Jennifer’s Interactive MS Patient Journey
Life with multiple sclerosis does not always start at diagnosis. For many people, the first sign of MS comes years before diagnosis, when the first symptoms begin to appear. Numbness, blurry vision, muscle weakness – seemingly disconnected symptoms that are easy to explain away at first but eventually lead to a series of doctor appointments, tests, and, finally, the diagnosis of MS.
MS symptoms can range widely, from speech problems to pain to debilitating fatigue. No two people experience the same symptoms, but there are some similarities between different people living with MS.
She was diagnosed with relapsing-remitting MS at age 36 after experiencing her first symptoms a few years earlier. She has been living with MS for a couple of years now and is coping with the physical and mental challenges that affect her daily life. Below you can learn more about how MS is impacting Jennifer.
Areas of Body Affected
Jennifer’s physical MS symptoms flare up at different times. Unexpected leg weakness affects her when she feels overheated. Looking down to tie her shoes sometimes causes an electric shock sensation to run down her back. At bedtime, she struggles to fall asleep because of burning pain and muscle spasms. These symptoms are just a few that many people with MS manage every single day.
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Managing all of her symptoms is almost a full-time job in itself, so after a long day of working at her real job, Jennifer comes home exhausted. She has little energy to make plans with friends and family, and feels lonely and isolated a lot of the time. She worries that her friends do not understand the unpredictable nature of her MS. Jennifer is concerned about “imposing” on her friends by suggesting plans that might make it easier for her to participate. She feels guilty about not responding to messages, but sometimes she just does not know what to say.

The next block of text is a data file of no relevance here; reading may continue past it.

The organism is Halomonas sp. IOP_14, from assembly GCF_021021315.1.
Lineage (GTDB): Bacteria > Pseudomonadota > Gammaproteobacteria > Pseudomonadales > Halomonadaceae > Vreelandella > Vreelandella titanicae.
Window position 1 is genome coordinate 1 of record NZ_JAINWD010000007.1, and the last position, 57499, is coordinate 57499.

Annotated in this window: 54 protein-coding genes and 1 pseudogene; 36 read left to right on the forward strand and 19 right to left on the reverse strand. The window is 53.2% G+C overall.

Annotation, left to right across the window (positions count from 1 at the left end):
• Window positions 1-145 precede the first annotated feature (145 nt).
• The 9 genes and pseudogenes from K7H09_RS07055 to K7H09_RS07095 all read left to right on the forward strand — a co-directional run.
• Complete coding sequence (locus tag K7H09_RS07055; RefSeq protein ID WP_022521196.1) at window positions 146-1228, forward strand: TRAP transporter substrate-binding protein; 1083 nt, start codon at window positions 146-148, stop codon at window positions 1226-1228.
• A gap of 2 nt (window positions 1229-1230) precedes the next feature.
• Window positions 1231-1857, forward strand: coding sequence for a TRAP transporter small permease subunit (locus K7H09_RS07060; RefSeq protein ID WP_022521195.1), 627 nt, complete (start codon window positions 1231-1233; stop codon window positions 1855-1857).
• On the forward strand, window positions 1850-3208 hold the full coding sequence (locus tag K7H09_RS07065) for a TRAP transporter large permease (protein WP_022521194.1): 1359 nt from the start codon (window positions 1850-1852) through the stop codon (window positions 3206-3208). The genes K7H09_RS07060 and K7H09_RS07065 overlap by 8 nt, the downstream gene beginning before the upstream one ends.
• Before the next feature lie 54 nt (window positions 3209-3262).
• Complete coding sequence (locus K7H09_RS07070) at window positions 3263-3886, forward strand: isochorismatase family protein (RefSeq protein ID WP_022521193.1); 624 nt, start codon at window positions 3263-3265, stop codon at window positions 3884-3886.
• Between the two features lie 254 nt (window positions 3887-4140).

Dealing with a Relapse
Jennifer has experienced a relapse this past year, and she’s still not feeling completely back to normal after her most recent exacerbation. At her neurologist appointment, Jennifer’s doctor went over her MRI scans which showed new lesions. She was disappointed and stressed about the possibility of another relapse and having to take more time off work.
Unsure of what a new lesion on an MRI means?
Learn more about different types of brain lesions.
Tired of getting MRIs twice a year or more?
Get tips to fight MRI fatigue.
Worried about missing work due to an MS relapse?
Understand how FMLA can help.
Still recovering from a recent relapse?
Check out a survival guide to help you get through it.
Concerned about managing your stress levels and triggering another relapse?
Recognize common triggers and how to manage them.
Jennifer’s last flare was especially hard on her. It can be difficult not knowing what to expect when a flare hits. Sometimes they’re mild. Other times, they’re more severe.
How severe were your MS symptoms during your last relapse?
In the past month, Jennifer has been feeling dizzy and lightheaded. She’s also noticed that she’s had more headaches than normal. She was surprised to learn that these are lesser-known MS symptoms. In fact, her doctor mentioned that there are a number of “unusual” symptoms associated with MS, such as itching or feeling like your legs are soaking wet.
After her last MRI showed new lesions, Jennifer started doing more research online so she is better prepared for her next doctor’s appointment. Her family is involved in her treatment decisions – and she’s grateful for their support. Jennifer is slowly learning how to become her own advocate and to ask for help when she needs it.